While last week’s Louie felt very much like a back to basics episode, with laugh out-loud absurdity scattered throughout its three loosely connected vignettes, this week’s installment blends the longer story arcs and poignancy that characterized the show’s fourth season with some of the most straight-up hilarious moments the series has ever offered. “Cop Story” thus brings together Louie’s best elements – the humor and the pathos – and, thanks to an absolutely stellar performance from guest star Michael Rapaport, it’s an instant classic representative of the series at its best.
The episode opens with Louie attempting to purchase some high-grade copper pots at an upscale Manhattan cooking supply shop. He flags down an employee (Clara Wong), but she refuses to show him the pots, blowing him off with the comment that, “Oh, those are for serious cooks.” After a brief romantic interlude with a male mannequin modeling the latest in chef wear (one of those killer moment of hilarious absurdity the show is so great at), Louie heads to the register and attempts to go all Julia Roberts in Pretty Woman on the clerk, pointing out the huge mistake she made in ignoring him (since he’s the type of idiot who likes to drop $2000 on cooking supplies he doesn’t need) and asking if the store’s owner would appreciate her behavior. She coolly responds that she is the owner and when he asks why she refused to help, she retorts that her clientele are typically young, discerning, and passionate about cooking, not middle-aged men coming to “have their ego stroked by a young Asian clerk.”
Louie is taken aback by both her racially-tinged assumption and her rudeness (“I didn’t even know you were Asian. I would have thought you might be Welsh,” he offers lamely) and criticizes her approach to business with a back-in-my-day type harangue about the way a customer ought to be treated. She’s utterly unfazed by his threat to take his business elsewhere and counters his criticism with the smug and snotty retort that, “Well, I’m twenty-four and I have my own store in Manhattan.” She’s been nothing but condescending and rude throughout the scene and just when I was expecting Louie to rip into her, he folds and admits that, yes, he is intimidated by successful young people. The scene then takes a shift, as the store proprietor (who remains arrogant and obnoxious even as the conversation turns more friendly) rightly assesses Louie’s intimidation is due to a fear of aging and becoming obsolete, but then offers that this is a good thing because it signifies progress and means the world his children are inheriting is better than the one he inherited from his parents. “If you feel stupid around young people,” she sums up, handing him his bag of over-priced kitchen gadgets, “things are going good,” a line that could easily be a punchline in one of CK’s standup bits.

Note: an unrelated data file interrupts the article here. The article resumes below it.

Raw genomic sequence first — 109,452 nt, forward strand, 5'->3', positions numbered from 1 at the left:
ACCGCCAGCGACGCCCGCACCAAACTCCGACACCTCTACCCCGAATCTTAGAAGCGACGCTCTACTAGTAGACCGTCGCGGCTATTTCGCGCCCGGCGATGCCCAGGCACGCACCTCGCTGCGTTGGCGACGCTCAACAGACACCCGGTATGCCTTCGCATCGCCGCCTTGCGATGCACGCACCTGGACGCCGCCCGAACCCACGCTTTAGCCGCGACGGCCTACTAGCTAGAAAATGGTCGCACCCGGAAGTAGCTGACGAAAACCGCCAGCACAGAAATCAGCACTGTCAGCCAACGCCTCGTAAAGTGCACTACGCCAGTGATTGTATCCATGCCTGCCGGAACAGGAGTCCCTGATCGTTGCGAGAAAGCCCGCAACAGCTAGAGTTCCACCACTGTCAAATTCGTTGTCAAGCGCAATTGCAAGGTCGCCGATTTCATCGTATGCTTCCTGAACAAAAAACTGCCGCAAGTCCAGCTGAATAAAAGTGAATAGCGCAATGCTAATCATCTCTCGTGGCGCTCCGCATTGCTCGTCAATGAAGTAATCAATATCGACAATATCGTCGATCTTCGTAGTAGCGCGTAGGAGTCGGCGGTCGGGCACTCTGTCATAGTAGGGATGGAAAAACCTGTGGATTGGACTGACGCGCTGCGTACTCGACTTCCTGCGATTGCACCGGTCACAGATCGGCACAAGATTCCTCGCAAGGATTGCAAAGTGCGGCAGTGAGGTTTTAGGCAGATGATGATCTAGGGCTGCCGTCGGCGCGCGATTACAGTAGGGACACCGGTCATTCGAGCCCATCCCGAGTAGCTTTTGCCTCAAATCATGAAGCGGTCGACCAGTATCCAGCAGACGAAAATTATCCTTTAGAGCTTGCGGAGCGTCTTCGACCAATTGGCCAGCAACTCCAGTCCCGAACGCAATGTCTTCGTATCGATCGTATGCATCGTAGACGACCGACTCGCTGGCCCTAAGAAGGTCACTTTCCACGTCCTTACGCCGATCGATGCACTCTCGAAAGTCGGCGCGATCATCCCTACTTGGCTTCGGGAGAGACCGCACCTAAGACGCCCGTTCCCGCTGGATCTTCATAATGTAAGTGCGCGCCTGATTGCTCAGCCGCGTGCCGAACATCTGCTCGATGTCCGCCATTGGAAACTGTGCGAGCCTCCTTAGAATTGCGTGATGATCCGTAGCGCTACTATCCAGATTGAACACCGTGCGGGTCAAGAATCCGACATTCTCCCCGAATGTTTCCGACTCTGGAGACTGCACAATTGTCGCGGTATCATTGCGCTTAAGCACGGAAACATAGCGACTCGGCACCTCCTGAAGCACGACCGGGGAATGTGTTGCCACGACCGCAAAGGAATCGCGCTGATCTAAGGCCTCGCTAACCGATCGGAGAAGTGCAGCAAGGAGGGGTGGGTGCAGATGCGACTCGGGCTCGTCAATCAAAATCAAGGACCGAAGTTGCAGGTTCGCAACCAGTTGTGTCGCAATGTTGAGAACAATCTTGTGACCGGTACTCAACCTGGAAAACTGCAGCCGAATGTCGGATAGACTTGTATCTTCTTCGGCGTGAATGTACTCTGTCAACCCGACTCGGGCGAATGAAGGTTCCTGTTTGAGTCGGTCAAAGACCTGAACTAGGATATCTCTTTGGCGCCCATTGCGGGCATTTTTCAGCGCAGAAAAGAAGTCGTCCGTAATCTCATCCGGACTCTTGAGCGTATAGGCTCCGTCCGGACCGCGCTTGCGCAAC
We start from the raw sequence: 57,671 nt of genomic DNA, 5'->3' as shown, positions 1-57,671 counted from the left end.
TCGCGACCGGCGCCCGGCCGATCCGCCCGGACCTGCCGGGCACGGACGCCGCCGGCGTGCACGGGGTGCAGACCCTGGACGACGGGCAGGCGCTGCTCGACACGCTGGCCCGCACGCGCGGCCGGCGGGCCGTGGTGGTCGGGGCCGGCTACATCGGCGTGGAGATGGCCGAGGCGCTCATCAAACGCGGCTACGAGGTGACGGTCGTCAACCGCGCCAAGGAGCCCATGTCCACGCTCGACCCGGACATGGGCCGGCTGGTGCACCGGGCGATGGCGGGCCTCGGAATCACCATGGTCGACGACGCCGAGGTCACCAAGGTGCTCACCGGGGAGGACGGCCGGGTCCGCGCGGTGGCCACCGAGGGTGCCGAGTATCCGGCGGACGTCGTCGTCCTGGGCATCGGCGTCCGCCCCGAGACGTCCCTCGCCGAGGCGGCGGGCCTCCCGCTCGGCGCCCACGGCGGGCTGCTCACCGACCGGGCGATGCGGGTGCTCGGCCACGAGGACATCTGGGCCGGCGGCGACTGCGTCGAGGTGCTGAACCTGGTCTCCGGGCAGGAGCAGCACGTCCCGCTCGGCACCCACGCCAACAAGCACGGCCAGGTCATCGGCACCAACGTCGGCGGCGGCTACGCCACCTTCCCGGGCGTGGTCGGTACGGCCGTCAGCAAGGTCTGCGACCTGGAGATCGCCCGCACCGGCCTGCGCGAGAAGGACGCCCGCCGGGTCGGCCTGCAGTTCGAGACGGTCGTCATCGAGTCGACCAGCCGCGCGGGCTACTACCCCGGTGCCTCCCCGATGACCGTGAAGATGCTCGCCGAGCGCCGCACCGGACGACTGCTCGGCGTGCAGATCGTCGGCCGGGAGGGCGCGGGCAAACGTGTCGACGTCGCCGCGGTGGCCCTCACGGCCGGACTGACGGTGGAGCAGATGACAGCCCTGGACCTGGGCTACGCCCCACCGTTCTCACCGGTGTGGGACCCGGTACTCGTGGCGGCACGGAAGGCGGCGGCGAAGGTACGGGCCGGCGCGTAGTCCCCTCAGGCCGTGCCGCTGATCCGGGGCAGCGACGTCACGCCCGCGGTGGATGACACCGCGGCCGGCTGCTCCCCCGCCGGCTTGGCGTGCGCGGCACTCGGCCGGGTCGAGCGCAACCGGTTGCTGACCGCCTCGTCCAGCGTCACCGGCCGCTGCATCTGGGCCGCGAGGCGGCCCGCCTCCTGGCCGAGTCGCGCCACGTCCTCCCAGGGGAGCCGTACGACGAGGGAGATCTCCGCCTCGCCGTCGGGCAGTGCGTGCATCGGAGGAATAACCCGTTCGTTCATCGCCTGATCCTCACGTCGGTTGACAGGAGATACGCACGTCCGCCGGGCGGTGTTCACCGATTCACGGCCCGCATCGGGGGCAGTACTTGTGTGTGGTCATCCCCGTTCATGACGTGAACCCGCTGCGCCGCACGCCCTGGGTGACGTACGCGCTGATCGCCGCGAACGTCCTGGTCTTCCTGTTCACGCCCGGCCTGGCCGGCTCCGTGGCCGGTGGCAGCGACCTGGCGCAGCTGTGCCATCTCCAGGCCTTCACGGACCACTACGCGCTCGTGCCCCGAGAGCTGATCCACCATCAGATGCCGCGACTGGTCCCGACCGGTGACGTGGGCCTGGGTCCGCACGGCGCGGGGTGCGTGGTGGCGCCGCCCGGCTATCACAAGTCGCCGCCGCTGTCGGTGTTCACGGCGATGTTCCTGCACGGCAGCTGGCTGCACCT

Louie’s admitted fear of growing older and becoming irrelevant perfectly sets up the storyline that follows, as upon leaving the shop, Louie runs into his sister’s former fiancée, Lenny, an abrasive NYC cop seemingly stuck in a permanent state of adolescence. We all know a guy like Lenny, someone whose sophomoric cockiness, loud attention-seeking, and bullyish demeanor mask bone-deep fear and insecurity. Lenny offers a tiny bit of exposition, embracing Louie and yelling, “I ain’t seen ya since your sister dumped me in the trash like a dead baby,” a crude turn of phrase that barely hides the pain of rejection beneath. While it’s a testament to CK’s skills in character crafting that we can identify exactly what kind of man Lenny is within seconds of his introduction, it’s clear the moment Lenny appears on screen that this episode belongs to Michael Rapaport. Rapaport perfectly captures Lenny’s frenetic braggadocio and ball-busting boorishness and is utterly hilarious as he harasses Louie from his patrol car, insults his comic talents and choice of cell phone, and bullies him into hanging out all within his first two minutes of screen time. It’s a great scene and Rapaport’s breathless, rapid-fire delivery of a sea of obnoxious comments (“He don’t care, he’s Chinese,” being my personal favorite) had me breathless with laughter throughout.
Yet Lenny can’t keep up his cocky façade for long and each unfolding step in his evening out with Louie seems to knock him down a peg. First, he promises to take Louie to a Knicks game (pushing, shoving, and dunking an invisible basketball on him along the way) only to be denied access to the security entrance at MSG by a fellow police officer. Lenny visibly reels from embarrassment and calls the other officer an asshole before agreeing to go watch the game at a bar like “real fans” (again, a perfectly written line of dialogue, as guys like Lenny always try to spin their own shame and disappointment into proof that they’re somehow still better than others). After a few rounds of drinks, Lenny becomes depressed and melancholy and, in what serves as a nice echo to Louie’s early conversation with the snotty shop owner, laments that “guys like you and me, we’re being selected out.” Women get to decide who gets to have a family or a girlfriend and although women have always found him attractive (or so he claims), they’re no longer interested in him. Time is slipping by for Lenny and, as he finally tells Louie, who hasn’t been able to get a word in edgewise the entire night, “Sometimes, I just feel really bad.” Even as he grows more contemplative and depressive and the scene begins to take a darker turn, Lenny manages to work in some insults, telling Louie, “ You’re up on stage and yeah, that’s sexy, but you got no face at all. And you’re fat.”